Saturday, December 10, 2011

Obedience, Courage, & Discipline

While I was reading through 1 Kings this morning I came upon the story of the prophet from Judah who came to Bethel with a word against Jeroboam, king of Israel (Chapter 13).  The story is rich with miracles and lessons and I just have to share it! 

A little background on the story - while Solomon was ruling over all of Israel he allowed his heart to become divided, choosing to build temples in the land for other gods. In response, the Lord divided the kingdom giving Solomon's son, Rehoboam only the tribe of Judah, and the rest to Jeroboam. The Lord had told Jeroboam that he would be king over Israel saying, “if you will listen to all that I command you, and will walk in my ways and do what is right in my eyes by keeping my statutes and my commandments, as David my servant did, I will be with you and will build you a sure house, as I built for David, and I will give Israel to you." [1 Kings 11:37-38]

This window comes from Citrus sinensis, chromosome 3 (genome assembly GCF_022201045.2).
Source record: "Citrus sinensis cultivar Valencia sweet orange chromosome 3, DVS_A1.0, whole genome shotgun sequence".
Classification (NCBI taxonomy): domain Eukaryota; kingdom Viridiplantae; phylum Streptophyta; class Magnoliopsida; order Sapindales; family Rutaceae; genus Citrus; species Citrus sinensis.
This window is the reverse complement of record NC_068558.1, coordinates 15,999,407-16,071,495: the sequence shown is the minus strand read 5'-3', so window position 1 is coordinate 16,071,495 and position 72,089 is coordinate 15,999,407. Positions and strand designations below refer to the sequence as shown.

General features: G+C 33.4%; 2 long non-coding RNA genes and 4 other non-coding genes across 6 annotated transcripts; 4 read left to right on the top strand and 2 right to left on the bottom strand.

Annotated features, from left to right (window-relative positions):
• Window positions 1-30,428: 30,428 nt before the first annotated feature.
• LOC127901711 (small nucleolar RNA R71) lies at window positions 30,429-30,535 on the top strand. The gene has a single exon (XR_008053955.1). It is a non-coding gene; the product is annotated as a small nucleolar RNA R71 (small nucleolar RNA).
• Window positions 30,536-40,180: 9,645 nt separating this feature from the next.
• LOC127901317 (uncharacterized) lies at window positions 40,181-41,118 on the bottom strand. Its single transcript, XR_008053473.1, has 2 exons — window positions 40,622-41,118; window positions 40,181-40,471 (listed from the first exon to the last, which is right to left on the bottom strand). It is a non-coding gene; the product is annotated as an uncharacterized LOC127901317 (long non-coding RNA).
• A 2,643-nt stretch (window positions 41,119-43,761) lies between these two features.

Ok, so years later Jeroboam became king and completely disregards the Lord, building golden calves, temples, and making priests that were not of God's appointed to serve in them. (Didn’t this guy take history class? Golden calves never turn out well.) Then, Jeroboam declares a feast- where all the crazy stuff happens. The feast is in full swing and Jeroboam is standing by the golden calf in Bethel making an offering to the idol when all of the sudden this guy in the crowd yells out. Turns out he is a man of God from Judah bringing word from the Lord declaring doom and destruction on the king as well as prophesying a sign that the idol will be torn down and all the ashes spilled. Jeroboam commands his officers to grab him and as his hand stretches out to point at the prophet his hand dries up "so that he could not draw it back to himself!"  While he's probably freaking out, the altar comes down, ashes spill all over, and I imagine the crowd is running for cover screaming.  So the king looks at the man of God and asks him to pray for his hand's restoration, which he does. His hand is restored and then King Jeroboam invites the young prophet to his home where he will reward him. The prophet not only refuses but goes on to say that if the king had offered half of his house he would not go, "for it was commanded me by the word of the Lord, saying 'You shall neither eat bread nor drink water nor return by the way that you came.'" As he's leaving, the young man is run down by an older prophet from the city and offered meal and drink, which he refuses. (now the story gets even deeper) The older prophet then lies saying an angel of the Lord came and told him to invite him and feed him. So they return to the older prophet's home and as they are eating God speaks to the young prophet through the old man saying, because of his disobedience, coming to eat and drink in the city, his “body shall not come to the tomb of your fathers.” After the meal the man of God saddles his donkey and continues on his way home. Not a verse later and the man is killed by a lion who then stands on one side of him while his donkey on the other side of him. Just standing there. Some passersby see the lion and donkey standing on either side of the dead prophet and (no doubt awestruck of the sight of a lion and donkey standing beside a dead man) call upon the old prophet. He comes and fetches the young man’s body, burying him in his own tomb and telling his sons to put him beside the younger prophet's bones when he dies. They mourn the man’s death and then the next verse goes on to say that king Jeroboam never turns from his evil ways. Every member of his house is killed and the kingdom taken by another. And so it goes.